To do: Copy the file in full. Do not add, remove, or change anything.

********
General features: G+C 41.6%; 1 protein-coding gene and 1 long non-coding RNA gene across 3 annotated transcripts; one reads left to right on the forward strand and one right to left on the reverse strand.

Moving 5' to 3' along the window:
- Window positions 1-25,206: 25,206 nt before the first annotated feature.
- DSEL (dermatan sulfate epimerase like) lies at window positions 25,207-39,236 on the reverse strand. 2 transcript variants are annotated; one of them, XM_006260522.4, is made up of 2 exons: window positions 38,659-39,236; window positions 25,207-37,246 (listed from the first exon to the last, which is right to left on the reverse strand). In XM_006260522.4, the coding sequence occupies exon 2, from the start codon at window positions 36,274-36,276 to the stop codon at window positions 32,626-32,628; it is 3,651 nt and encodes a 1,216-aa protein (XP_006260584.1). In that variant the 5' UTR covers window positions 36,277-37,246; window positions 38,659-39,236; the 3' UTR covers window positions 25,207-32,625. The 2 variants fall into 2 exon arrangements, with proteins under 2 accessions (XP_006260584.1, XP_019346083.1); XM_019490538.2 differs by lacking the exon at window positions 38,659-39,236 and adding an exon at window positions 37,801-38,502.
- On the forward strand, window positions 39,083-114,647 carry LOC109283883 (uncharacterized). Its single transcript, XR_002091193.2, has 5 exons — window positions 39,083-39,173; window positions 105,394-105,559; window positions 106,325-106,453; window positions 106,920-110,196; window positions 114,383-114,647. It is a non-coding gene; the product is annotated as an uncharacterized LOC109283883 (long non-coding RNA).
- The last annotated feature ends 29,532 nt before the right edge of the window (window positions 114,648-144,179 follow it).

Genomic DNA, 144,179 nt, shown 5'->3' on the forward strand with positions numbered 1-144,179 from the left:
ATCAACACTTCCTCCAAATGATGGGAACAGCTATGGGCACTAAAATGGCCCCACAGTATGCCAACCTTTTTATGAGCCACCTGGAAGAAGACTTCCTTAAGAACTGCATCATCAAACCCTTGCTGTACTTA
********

General features: G+C 41.6%; 1 protein-coding gene and 1 long non-coding RNA gene across 3 annotated transcripts; one reads left to right on the forward strand and one right to left on the reverse strand.

Moving 5' to 3' along the window:
- Window positions 1-25,206: 25,206 nt before the first annotated feature.
- DSEL (dermatan sulfate epimerase like) lies at window positions 25,207-39,236 on the reverse strand. 2 transcript variants are annotated; one of them, XM_006260522.4, is made up of 2 exons: window positions 38,659-39,236; window positions 25,207-37,246 (listed from the first exon to the last, which is right to left on the reverse strand). In XM_006260522.4, the coding sequence occupies exon 2, from the start codon at window positions 36,274-36,276 to the stop codon at window positions 32,626-32,628; it is 3,651 nt and encodes a 1,216-aa protein (XP_006260584.1). In that variant the 5' UTR covers window positions 36,277-37,246; window positions 38,659-39,236; the 3' UTR covers window positions 25,207-32,625. The 2 variants fall into 2 exon arrangements, with proteins under 2 accessions (XP_006260584.1, XP_019346083.1); XM_019490538.2 differs by lacking the exon at window positions 38,659-39,236 and adding an exon at window positions 37,801-38,502.
- On the forward strand, window positions 39,083-114,647 carry LOC109283883 (uncharacterized). Its single transcript, XR_002091193.2, has 5 exons — window positions 39,083-39,173; window positions 105,394-105,559; window positions 106,325-106,453; window positions 106,920-110,196; window positions 114,383-114,647. It is a non-coding gene; the product is annotated as an uncharacterized LOC109283883 (long non-coding RNA).
- The last annotated feature ends 29,532 nt before the right edge of the window (window positions 114,648-144,179 follow it).

Genomic DNA, 144,179 nt, shown 5'->3' on the forward strand with positions numbered 1-144,179 from the left:
ATCAACACTTCCTCCAAATGATGGGAACAGCTATGGGCACTAAAATGGCCCCACAGTATGCCAACCTTTTTATGAGCCACCTGGAAGAAGACTTCCTTAAGAACTGCATCATCAAACCCTTGCTGTACTTA